NEW YORK (Reuters) - Oil shot to a record over $108 a barrel on Monday, extending a rally led by investors seeking a hedge against the tumbling dollar and inflation.
U.S. crude settled up $2.75 at $107.90 a barrel, off a record $108.21 hit earlier in the session. London Brent crude jumped $1.78 to settle at $104.16 a barrel.
Fears of a U.S. recession following the biggest U.S. job losses in five years and strains in the credit market have sunk the dollar and raised expectations the Federal Reserve could cut interest rates again to prop up the economy.
Speculators have rushed into commodities to hedge against the weaker dollar as well as prospects that further Fed rate cuts could fuel inflation, helping to lift oil to average over $95 so far this year despite signs the faltering U.S. economy is crimping energy demand.
“It’s the same thing that has been going on, it’s a shark-like feeding frenzy on commodities. A lot of people feel the latest numbers on employment were bearish on the economy,” said Peter Beutel, president of Cameron Hanover.
“The bottom line is people believe that as long as we see bearish numbers it will lead to another Fed cut.”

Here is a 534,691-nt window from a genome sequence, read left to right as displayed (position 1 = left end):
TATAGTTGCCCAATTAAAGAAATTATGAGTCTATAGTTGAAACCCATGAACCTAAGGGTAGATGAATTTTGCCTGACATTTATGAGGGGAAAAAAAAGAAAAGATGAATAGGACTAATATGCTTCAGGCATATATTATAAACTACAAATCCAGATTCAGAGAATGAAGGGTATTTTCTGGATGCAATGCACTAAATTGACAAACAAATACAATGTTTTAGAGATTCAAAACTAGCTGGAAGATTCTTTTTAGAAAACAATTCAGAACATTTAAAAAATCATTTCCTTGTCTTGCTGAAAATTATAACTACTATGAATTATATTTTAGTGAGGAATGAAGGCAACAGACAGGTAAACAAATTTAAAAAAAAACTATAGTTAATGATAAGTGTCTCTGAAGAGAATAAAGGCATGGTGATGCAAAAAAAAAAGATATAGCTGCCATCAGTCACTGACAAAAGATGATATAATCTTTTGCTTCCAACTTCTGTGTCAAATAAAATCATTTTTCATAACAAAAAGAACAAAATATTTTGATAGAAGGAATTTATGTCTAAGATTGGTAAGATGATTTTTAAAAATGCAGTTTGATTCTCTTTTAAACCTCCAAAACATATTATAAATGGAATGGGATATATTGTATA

The dollar tumbled against the yen on Monday as fears of a U.S. recession hit stock prices.
A fall in U.S. crude oil inventories reported in government data released last week and OPEC’s decision on Wednesday to hold supplies steady have also boosted prices.
OPEC President Chakib Khelil was quoted on Monday as saying speculation and political tension would keep prices at triple digits through the year, and some analysts are adjusting their forecasts higher.
“We certainly do see the balance for the rest of the year averaging $100,” said Paul Horsnell of Barclay’s Capital.
“But we are not going to say that it’s going to stay above $100 for every single minute of every trading day for the rest of the year.”
Cartel officials insist that speculators are driving up oil prices and that supply and demand fundamentals do not support current levels.
Khelil said prices could retreat in 2009 with a recovery of the U.S. dollar following the election of a new U.S. president and as fundamentals reassert themselves.
OPEC will next meet in September, although ministers could confer informally at a conference between consumers and producers in Rome on April 20-22.
Additional reporting by Daniel Fineren in London and Fayen Wong in Sydney; Editing by Christian Wiessner